This is actually the third book in a series, but I could not tell. While there are references to the main character’s past, this is no
more than any stand-alone novel would elude to, which to my mind this book truly could be. The main protagonist, Adelia, is a type of medieval forensic pathologist trained at a school in Salerno
(which was actually the world’s first medical school). Her character is strong but vulnerable and even throws up a heartfelt prayer here and there. She does not discount religion despite a few bad
experiences. She has regrets, she learns to cope with new situations, she lets herself love, and fights tooth and nail for what she believes in.
Much of the action is unexpected and gripping. There were multiple parts to the plot that, happily, I did not pick up from the back cover description. I love surprises like this, and the plots just kept twisting and turning. I did guess the Arturus plot thread right away, but the rest of the revelations were surprises.
The dialogue and settings were so strong that I really felt history come alive as I read. While at times it was hard to decipher what the less-educated characters were saying, it felt so authentic and fit right in with what I was reading (even though the author did modernize the language for us modern readers), so it really did not distract me from the overall plot development. There is so much detail to the characters as well as the social setting. From the classes (from tithings to lords and ladies), rituals about life and death, living qualities, court proceedings and laws, weaponry, medicines, etc., all this was amazingly ripe with historical fact. I loved how immersed I was in 12th century England time and place as well as the action. The only thing that threw me out of the setting was the use of the word “forensics.” It just feels too modern a term, but I cannot say when the word itself started being used. As the rest of the story was so richly authentic, I will trust Franklin’s call in including it.
Franklin adds a little bit of everything: Suspense, romance, historical facts, and humor! Franklin knows how to stir up the pot on previous historical confines yet create something sensational. Some authors tend to dehumanize historical characters by making them about as warm as a tomb wall painting. Franklin knows how to take a character and look beyond the exterior wall. She understands that throughout history, people have always joked, laughed, and cursed at their circumstances.
Many books of this time period are very hard on the church of the time. While this book does show some less than desirable qualities to the medieval times church goings, most of the characters are caring, forgiving, and understanding that people make mistakes and that God is not as harsh as some rulers would make you believe. I appreciated that the author did not grate heavily against the religious practices and beliefs. The church does have its black spots, but this book offered something fresh by highlighting more redeeming characters.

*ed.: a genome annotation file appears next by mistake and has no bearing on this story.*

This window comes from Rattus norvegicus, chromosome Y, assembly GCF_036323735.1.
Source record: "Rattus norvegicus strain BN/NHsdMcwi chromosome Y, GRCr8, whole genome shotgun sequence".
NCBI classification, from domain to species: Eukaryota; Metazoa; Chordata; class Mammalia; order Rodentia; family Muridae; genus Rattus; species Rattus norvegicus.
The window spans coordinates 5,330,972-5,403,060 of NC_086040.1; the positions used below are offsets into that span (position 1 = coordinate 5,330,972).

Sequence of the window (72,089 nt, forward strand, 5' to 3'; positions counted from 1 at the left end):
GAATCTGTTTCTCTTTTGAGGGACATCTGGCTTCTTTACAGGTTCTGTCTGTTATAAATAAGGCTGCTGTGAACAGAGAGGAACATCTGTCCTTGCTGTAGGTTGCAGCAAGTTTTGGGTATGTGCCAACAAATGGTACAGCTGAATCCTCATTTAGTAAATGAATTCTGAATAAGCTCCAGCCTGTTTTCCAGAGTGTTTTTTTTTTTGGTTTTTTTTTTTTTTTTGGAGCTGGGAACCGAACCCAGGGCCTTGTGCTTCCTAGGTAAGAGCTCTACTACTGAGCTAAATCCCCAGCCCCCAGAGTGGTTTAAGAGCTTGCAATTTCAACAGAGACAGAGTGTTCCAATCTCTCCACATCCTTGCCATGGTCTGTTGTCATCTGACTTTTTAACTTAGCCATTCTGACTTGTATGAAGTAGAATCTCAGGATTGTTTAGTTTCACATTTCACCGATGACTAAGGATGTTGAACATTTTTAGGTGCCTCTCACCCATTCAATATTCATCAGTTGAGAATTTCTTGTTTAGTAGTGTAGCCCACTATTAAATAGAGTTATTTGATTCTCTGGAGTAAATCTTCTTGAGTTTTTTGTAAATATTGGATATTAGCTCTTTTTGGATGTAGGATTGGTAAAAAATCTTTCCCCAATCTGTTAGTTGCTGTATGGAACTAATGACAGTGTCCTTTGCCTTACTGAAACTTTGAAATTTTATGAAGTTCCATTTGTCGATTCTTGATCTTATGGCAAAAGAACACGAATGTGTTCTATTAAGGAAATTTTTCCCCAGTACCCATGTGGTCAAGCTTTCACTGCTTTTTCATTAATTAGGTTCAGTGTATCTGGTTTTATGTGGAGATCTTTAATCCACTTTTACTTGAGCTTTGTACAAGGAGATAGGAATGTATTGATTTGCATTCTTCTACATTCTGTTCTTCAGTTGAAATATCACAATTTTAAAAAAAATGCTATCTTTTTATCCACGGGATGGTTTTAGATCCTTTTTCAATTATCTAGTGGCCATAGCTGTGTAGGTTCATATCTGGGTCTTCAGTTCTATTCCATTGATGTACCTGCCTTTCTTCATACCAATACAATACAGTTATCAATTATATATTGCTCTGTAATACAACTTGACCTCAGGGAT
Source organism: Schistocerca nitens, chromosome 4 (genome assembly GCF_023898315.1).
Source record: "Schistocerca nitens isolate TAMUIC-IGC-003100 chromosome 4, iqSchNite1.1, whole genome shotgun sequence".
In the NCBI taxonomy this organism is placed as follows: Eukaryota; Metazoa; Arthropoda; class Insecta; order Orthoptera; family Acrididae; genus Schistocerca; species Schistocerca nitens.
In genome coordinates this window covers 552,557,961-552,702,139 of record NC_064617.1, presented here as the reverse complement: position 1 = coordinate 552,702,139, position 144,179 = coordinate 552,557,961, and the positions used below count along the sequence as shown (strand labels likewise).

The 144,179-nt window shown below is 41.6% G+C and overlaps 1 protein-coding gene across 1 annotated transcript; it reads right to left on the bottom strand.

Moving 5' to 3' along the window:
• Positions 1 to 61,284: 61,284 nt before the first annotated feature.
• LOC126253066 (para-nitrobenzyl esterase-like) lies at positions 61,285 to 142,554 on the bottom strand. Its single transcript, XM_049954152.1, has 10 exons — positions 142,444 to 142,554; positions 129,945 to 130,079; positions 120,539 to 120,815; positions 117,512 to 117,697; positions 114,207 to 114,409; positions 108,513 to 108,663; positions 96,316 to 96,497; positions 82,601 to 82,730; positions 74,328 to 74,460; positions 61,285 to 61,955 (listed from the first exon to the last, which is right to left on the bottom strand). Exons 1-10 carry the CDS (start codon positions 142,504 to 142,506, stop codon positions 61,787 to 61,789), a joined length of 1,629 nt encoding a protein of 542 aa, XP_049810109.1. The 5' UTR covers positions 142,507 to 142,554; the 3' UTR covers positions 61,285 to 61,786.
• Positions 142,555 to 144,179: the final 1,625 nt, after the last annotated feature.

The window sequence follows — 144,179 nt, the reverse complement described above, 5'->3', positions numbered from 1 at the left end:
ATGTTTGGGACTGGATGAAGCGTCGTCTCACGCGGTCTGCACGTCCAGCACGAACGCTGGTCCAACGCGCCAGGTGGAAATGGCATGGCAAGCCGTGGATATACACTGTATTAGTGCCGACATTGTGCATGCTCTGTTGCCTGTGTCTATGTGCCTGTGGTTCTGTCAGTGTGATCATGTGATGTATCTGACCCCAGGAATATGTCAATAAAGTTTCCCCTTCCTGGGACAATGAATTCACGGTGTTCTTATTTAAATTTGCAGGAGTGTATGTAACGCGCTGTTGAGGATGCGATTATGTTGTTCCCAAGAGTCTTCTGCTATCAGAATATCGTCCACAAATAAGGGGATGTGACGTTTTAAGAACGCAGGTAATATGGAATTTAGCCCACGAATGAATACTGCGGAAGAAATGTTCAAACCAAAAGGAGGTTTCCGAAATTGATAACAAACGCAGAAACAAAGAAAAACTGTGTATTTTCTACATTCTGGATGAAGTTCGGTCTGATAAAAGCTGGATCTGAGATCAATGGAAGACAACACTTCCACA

I was very impressed with this book. I will be looking for other books of this series to dive into. Such historical depth and quality of character make this a very satisfying read.
This is actually the 1st book of this series... but I read book 3 first (hence its listed first). Most of what I said upstairs relates to this review as well... but here are a few other praises for Franklin's work.
The characters and setting of this book breathe so deeply that you easily get sucked into the story. The life and times are rich. While the speech patterns can be a puzzle at times, you easily fall under each character's spell. My only complaint would be that my sense of direction got lost at multiple points. I would find myself a bit lost during a character's movements (wait... wasn't that tunnel on the other side of the chamber? Didn't her momentum carry her the other way?). I will admit, though, that many descriptives are also foreign to me, so while the overall landscape was easily visualized, specific pieces of a structure or specific objects in their daily lives were not fully realized for me. I could not picture the modern counterpart... but maybe that in itself brings to live the novel's beauty.
The book is a breath of fresh air in terms of historical mysteries. Its got forensic concepts and treats the historical figures with intelligence. They are from "simpler times," but that does not make them simple people. Despite the otherwise divergent social attitudes, these characters had relatible motivations, outlooks, and ideals. I think this is one of the few novels able to jump this chasm from historical to modern values with ease.
The author never rushes things, so her character development is gradual, enchanting, and vivid. I enjoyed the scenes with the pragmatic, calculating, and mostly unassuming King Henry. He provides the systematic breakdown of judgemental sterotypes and predjudices to bring a true killer to light. I found it a very satisfying conclusion. Franklin provides a smart, plausible, and witty ending to a world quite different from ours but with the same ultimate goals, justice, peace, and love.
Just released December 2016: "The Forgotten" volume 2 "Heir of the Heretic"
Reviewed and awarded the
2016 Indie Editor's Choice
by the Historical Novel Society.
Long listed for the Historical Novel Society 2017 Indie Award.
Goodreads profile at: https://www.goodreads.com/JElse